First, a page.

Law360 (September 24, 2020, 6:23 PM EDT) -- The Pittsburgh-area restaurant under regulatory fire to shut down for defying a statewide COVID-19 mask mandate shot back with a lawsuit of its own, claiming the rule has no scientific backing despite its attorney acknowledging Thursday that the eatery's complaint "probably overstated" information doubting facial coverings' efficacy.
The Crack'd Egg's lawsuit claims that mask mandates have no "rational or scientific basis," but the restaurant's attorney James Cooney, of the Law Offices of Robert O. Lampl, walked back that assertion in an interview with Law360, saying that epidemiologists appear to be split down the middle as to the efficacy of masks for preventing the spread of COVID-19.
"We probably overstated that," Cooney said. "I should have said there is conflicting scientific evidence on that proposition."
The Centers for Disease Control and Prevention and the World Health Organization recommend wearing masks in public settings around people who don't live in your household and when social distancing is not possible.
The Crack'd Egg filed the counter-suit against Allegheny County and its health department in Pennsylvania federal court Wednesday, accusing the state's governor of overstepping his authority when issuing statewide occupancy and face-covering orders and the county of enforcing invalid mandates.
"I believe the government is relying on businesses to do what they cannot ... require people to wear masks," Kimberly Waigand, owner of The Crack'd Egg, told Law360 in an email Friday. "I refuse to violate anyone's rights and will not discriminate against any person. It is not my business to know why they aren't wearing a mask."
The Allegheny County health department asked a Pennsylvania state judge a week earlier to shut down the family-owned restaurant for allegedly defying the state's mask mandate and ignoring county orders to shut down.
The restaurant accuses the county of failing to comply with the state's mandatory rule-making procedure, the Regulatory Review Act and the Commonwealth Attorneys Act when enforcing the mask order, adding that Gov. Tom Wolf's face-covering mandate was issued under an illegally extended state of emergency.
"It's as if he's the king," Cooney said. "He doesn't have to answer to the legislature, doesn't have to comply with the rulemaking authority and procedure in Pennsylvania."
Allegheny County reported receiving several complaints about The Crack'd Egg and observed food safety violations and COVID-19 protection measure violations on several occasions over the summer.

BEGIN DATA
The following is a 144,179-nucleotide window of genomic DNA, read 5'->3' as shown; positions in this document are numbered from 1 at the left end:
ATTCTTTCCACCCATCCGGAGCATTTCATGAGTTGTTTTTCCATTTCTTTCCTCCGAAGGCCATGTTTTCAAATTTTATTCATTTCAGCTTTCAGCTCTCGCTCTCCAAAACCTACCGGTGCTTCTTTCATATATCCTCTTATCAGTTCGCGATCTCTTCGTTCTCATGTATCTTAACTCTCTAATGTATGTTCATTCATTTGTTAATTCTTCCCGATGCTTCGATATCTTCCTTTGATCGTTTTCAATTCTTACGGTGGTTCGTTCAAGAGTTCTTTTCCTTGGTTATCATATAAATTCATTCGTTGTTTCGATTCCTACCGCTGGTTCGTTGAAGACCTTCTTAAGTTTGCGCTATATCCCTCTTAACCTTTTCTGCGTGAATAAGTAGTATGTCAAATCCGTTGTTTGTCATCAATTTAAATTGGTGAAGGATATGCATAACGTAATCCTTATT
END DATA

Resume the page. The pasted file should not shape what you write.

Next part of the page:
The Crack'd Egg continued to serve customers despite the health department's suspension of its permit to operate and orders that the restaurant close, the county alleged.
The health department's complaint cites posts on the Pittsburgh-area eatery's Facebook page that "blatantly advertised its deliberate intention to operate and actual operation in spite of the Permit Suspension Order."
This argument belied a violation of free speech on the county's part, Cooney told Law360.
Posts on the restaurant's Facebook page include expressions of distrust of the governor's handling of the pandemic, numerous advertisements following the Aug. 11 order to close and security camera footage purportedly of health department officials failing to social distance properly.
The Crack'd Egg's suit cited a recent Pennsylvania federal judge's ruling striking down emergency business closure and crowd size restrictions implemented by the governor in the spring to curb the spread of COVID-19. U.S. District Judge William Stickman IV ruled that the restrictions violated freedom of assembly and due process rights.
The restaurant also leveled claims that the orders violate the separation of powers doctrine and deprived the business of due process, the right to earn a living and equal protection under the law.
The complaint accuses the county of improperly serving the restaurant with its Sept. 16 complaint.
As of Thursday, there have been more than 6.9 million virus cases reported in the U.S. and more than 200,000 deaths, according to the CDC. Pennsylvania accounts for 152,544 of those cases, the agency's data shows.
A representative for Allegheny County declined to comment on Thursday.
The investors are represented by Robert O. Lampl, James R. Cooney, Ryan J. Cooney, Sy O. Lampl and Alexander L. Holmquist of the Law Office of Robert O. Lampl.
The case is The Cracked Egg LLC v. The County of Allegheny et al., case number 2:20-cv-01434 in the U.S. District Court for the Western District of Pennsylvania.
--Editing by Amy Rowe.
Update: This story has been updated to include a comment from the owner of The Crack'd Egg.
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